Page last updated on Sun Oct 22 17:04:17 EDT 2017
Thu, 10 Nov 2011 10:37 AM EST

NFL teams are not used to prepare to stop an offensive style “Option”. But that’s just what the Kansas City Chiefs need to do to meet their next game against Tim Tebow and the Denver Broncos. Running an offense similar to the one which he shined at the University of Florida, Tebow generally has three options after receiving the snap: he can throw downfield, pitch it to Willis McGahee or some other running backs, or simply keep the ball and run. Basketball odds

It didn’t work very well two weeks ago during a 45-10 loss to the Detroit Lions, when the Broncos were still trying to figure out what they were doing. But it worked much better last week. Confusing the Oakland Raiders’ defense Tebow achieved throwing for 124 yards and two touchdowns while accumulated 118 yards. The attention that Oakland paid him created holes for McGahee, who rushed for 163 yards and two touchdowns in 38-24 victory. Basketball spreads

When asked if Tebow “read-option” the offense can be sustainable in the NFL coach of the Broncos John Fox said that regularly faced something similar when he led the Carolina Panthers. “I’ve spent a lot of time in the NFC South, and we competed against the Atlanta Falcons when they had Michael Vick. Call it what you like, it was that quarterback having the ability to run that creates havoc on defenses because they don’t count that guy as a runner,” Fox said.

Still, Fox admitted that this kind of offensive attack has not been proven in the NFL “to the exact level where we’re kind of at right now.” By putting the ball in McGahee’s abdomen, and then decide if he leaves it or hold to run it on his own, Tebow looked like he was back in control of the Gators offensive.

“It’s not an option offense. It’s still a pro-style offense,” McGahee insisted, but then added: “Whatever it takes to win. If that’s what we got to do, then we’re going to do it.”

The head coach of the Chiefs, Todd Haley, said that the Broncos’ offense is similar to the ‘Wildcat’ formation that is in fashion, with one significant difference: Tebow can throw the ball well, despite what his critics and people say.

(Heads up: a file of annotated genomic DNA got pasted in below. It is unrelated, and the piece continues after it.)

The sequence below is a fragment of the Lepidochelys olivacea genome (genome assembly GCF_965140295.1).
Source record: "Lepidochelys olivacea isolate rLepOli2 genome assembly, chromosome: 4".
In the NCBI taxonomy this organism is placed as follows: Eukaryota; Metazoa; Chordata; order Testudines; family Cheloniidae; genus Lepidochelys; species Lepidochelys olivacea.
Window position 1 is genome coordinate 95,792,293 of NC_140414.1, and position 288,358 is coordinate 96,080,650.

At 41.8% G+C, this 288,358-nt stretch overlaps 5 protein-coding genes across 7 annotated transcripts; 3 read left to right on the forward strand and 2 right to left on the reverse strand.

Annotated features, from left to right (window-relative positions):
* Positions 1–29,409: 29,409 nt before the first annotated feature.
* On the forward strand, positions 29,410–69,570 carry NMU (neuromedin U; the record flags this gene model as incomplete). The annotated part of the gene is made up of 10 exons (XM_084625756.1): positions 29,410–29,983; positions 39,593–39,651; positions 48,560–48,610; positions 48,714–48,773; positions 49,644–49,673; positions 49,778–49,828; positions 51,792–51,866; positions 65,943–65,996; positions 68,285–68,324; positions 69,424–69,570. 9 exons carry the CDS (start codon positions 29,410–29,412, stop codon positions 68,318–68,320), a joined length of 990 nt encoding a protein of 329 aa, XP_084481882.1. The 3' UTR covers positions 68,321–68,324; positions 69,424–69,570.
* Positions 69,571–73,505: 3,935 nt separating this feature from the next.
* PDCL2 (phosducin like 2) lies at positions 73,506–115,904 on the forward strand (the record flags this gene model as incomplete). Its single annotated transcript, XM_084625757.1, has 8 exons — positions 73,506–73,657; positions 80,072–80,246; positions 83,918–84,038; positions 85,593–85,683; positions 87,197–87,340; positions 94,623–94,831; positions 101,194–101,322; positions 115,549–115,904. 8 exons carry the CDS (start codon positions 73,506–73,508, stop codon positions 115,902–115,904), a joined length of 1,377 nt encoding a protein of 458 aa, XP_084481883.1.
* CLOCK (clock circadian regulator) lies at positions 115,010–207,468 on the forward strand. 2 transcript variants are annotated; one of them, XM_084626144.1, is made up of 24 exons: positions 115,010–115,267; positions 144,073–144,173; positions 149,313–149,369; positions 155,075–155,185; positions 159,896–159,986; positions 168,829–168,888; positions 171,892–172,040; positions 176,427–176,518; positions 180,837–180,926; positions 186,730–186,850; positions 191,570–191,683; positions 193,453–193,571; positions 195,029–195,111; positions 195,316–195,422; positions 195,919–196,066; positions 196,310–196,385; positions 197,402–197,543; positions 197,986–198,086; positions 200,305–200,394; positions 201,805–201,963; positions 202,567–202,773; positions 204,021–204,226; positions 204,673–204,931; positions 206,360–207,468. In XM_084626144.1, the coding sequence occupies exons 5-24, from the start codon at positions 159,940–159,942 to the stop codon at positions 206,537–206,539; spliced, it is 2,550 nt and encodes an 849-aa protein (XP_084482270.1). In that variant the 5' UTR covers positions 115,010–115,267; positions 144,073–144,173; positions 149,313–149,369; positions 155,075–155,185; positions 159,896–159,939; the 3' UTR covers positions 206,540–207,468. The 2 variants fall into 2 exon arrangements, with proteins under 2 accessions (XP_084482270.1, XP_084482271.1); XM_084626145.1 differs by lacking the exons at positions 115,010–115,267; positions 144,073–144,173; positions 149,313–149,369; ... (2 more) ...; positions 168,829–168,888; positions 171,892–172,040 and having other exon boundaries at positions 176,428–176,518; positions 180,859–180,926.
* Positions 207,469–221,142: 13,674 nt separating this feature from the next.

“You got a quarterback running the option,” Haley said, “and that makes it a triple threat.”

Fox said that Denver tries to put Tebow into a position where he can succeed.

“We’re asking a lot, not just of Tim, but our entire offense — the coaching staff, everybody involved,” Fox said. “We’ve kind of grown it as we’ve grown with Tim. There is no question that we are looking for balance in the run and the pass. We’re probably leaning a little bit more on the run right now. We have to improve in the pass game because in this league, you have to be two-dimensional, not one-dimensional, and it’s something that I’m sure he’ll grow, we’ll grow, in time.” The Chiefs veteran linebacker Derrick Johnson said he has not faced an “Option” offensive style since his college days playing for the University of Texas.

“That’s definitely a college game plan when you do so much option,” he said. “However you can get a win. It may not be the traditional way, standing in the pocket, delivering, you know, certain routes and all that stuff. As long as you win, it doesn’t really matter.”

Figure out how to stop it is an entirely different thing.

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